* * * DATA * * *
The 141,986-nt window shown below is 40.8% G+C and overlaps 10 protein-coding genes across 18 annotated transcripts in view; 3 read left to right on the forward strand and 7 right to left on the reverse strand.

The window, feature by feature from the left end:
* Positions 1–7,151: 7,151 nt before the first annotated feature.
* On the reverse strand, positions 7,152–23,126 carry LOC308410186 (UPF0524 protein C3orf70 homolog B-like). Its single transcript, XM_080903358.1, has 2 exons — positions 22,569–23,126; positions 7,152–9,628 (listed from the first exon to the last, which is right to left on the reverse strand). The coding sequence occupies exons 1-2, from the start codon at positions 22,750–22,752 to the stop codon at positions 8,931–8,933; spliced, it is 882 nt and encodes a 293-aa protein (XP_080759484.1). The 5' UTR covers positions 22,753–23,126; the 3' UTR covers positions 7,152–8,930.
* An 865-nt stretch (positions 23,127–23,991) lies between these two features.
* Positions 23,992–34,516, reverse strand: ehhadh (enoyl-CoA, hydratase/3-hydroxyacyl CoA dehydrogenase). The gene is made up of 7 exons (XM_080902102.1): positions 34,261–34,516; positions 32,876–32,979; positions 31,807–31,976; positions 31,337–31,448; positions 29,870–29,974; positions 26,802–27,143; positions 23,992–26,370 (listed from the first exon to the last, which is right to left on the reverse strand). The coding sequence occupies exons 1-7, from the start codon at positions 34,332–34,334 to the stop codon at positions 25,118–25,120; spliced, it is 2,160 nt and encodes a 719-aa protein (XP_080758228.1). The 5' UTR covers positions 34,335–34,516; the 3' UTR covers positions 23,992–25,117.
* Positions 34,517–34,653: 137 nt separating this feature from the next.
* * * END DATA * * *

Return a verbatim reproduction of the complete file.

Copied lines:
The 141,986-nt window shown below is 40.8% G+C and overlaps 10 protein-coding genes across 18 annotated transcripts in view; 3 read left to right on the forward strand and 7 right to left on the reverse strand.

The window, feature by feature from the left end:
* Positions 1–7,151: 7,151 nt before the first annotated feature.
* On the reverse strand, positions 7,152–23,126 carry LOC308410186 (UPF0524 protein C3orf70 homolog B-like). Its single transcript, XM_080903358.1, has 2 exons — positions 22,569–23,126; positions 7,152–9,628 (listed from the first exon to the last, which is right to left on the reverse strand). The coding sequence occupies exons 1-2, from the start codon at positions 22,750–22,752 to the stop codon at positions 8,931–8,933; spliced, it is 882 nt and encodes a 293-aa protein (XP_080759484.1). The 5' UTR covers positions 22,753–23,126; the 3' UTR covers positions 7,152–8,930.
* An 865-nt stretch (positions 23,127–23,991) lies between these two features.
* Positions 23,992–34,516, reverse strand: ehhadh (enoyl-CoA, hydratase/3-hydroxyacyl CoA dehydrogenase). The gene is made up of 7 exons (XM_080902102.1): positions 34,261–34,516; positions 32,876–32,979; positions 31,807–31,976; positions 31,337–31,448; positions 29,870–29,974; positions 26,802–27,143; positions 23,992–26,370 (listed from the first exon to the last, which is right to left on the reverse strand). The coding sequence occupies exons 1-7, from the start codon at positions 34,332–34,334 to the stop codon at positions 25,118–25,120; spliced, it is 2,160 nt and encodes a 719-aa protein (XP_080758228.1). The 5' UTR covers positions 34,335–34,516; the 3' UTR covers positions 23,992–25,117.
* Positions 34,517–34,653: 137 nt separating this feature from the next.